By definition, training needs to increase intensity, duration or both. All phases of training should be supplementing actual climbing so you don't end up like the frustrated gorilla on the cover of 9 out of 10 . Anaerobic conditioning is interval training, usually on the Treadwall for maximum burn and minimum distractions.


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By vacano
Jul 1, 2011

On the Macleod blog post linked above I think it's interesting how he feels about timing/intervals for fingerboarding. Dave has suggested 5-8 second hands with ~ 1 minute rest between hands for strength development. He feels repeaters (such as 6-10 second hangs with 3 second rests between 7-repetition sets) are oriented more towards anaerobic endurance (not strength). The fingerboard training session at MoonClimbing seems to support this line of thinking: Fingerboard Training Plan. Alternatively, PRC/Rockprodigy/others rely on the repeaters for hypertrophy and I don't think really consider them as very beneficial for anaerobic endurance. Elsewhere (can't find it now), Macleod stated that the way climbers typically view hypertrophy and recruitment is over simplistic and perhaps a different training pardigm should be considered. Notwithstanding, a lot of climbers benefit from applying the PRC model. I'm just curious, is anyone aware of latest ideas / science on this stuff?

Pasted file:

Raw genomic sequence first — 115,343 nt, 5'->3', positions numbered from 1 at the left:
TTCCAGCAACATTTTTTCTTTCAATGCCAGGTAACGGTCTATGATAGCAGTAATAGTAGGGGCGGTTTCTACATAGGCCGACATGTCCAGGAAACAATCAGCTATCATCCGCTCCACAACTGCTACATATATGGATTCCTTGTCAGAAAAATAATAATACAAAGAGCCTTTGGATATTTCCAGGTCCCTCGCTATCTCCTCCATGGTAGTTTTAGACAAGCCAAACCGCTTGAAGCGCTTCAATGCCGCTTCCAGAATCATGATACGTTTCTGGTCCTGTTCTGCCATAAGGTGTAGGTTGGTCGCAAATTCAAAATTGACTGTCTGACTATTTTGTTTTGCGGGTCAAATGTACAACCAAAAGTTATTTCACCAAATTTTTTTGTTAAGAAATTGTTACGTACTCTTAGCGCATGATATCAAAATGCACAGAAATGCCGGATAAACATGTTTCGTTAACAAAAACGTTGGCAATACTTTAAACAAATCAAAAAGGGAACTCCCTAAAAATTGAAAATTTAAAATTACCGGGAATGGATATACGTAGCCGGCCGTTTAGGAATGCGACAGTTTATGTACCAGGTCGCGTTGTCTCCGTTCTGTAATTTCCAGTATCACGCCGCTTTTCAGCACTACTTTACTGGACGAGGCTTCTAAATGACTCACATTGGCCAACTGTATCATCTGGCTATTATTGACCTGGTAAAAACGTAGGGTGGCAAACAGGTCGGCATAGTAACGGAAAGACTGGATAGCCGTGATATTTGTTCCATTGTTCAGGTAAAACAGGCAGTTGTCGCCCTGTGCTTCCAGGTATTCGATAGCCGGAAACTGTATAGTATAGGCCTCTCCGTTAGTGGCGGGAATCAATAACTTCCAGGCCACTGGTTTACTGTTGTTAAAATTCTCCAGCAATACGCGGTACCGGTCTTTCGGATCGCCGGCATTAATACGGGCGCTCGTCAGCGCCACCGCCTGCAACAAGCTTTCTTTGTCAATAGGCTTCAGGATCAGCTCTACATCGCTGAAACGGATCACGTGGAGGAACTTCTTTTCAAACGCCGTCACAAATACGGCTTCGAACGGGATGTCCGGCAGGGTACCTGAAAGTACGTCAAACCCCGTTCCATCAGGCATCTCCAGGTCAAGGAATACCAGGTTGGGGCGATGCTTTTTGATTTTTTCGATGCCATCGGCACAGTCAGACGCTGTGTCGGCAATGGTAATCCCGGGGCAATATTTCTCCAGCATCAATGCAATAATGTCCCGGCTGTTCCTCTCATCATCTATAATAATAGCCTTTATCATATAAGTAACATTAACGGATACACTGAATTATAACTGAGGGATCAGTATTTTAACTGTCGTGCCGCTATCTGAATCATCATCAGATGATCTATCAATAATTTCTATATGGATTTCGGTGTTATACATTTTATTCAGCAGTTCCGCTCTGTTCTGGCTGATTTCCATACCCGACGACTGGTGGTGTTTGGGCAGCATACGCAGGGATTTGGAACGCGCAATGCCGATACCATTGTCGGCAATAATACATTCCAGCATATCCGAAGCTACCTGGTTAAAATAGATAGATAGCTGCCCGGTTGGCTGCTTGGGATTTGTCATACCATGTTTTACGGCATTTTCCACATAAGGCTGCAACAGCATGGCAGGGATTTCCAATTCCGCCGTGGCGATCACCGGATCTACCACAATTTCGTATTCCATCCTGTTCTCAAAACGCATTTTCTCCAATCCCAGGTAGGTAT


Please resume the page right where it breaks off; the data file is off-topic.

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By Will S
From Joshua Tree
Jul 1, 2011

It is an interesting discrepancy in schools of thought, Vacano.

I'd just point to "normal" weight lifting where you are doing reps. You don't do one rep and rest for a minute for hypertrophy targeting, you do more like 3-6 reps back to back, where each rep lasts probably 5-10 seconds with no rest between.

Granted, we are talking apples and oranges to some extent because of isometric contraction, but still...

The one rep/one minute off scheme seems like it would go a great job of targeting recruitment, but I'd question the utility for hypertrophy. However, I think there is probably more crossover in these things than we normally acknowledge, it's not like there is some magical rep number where your body decides to build mass instead of recruit more fibers.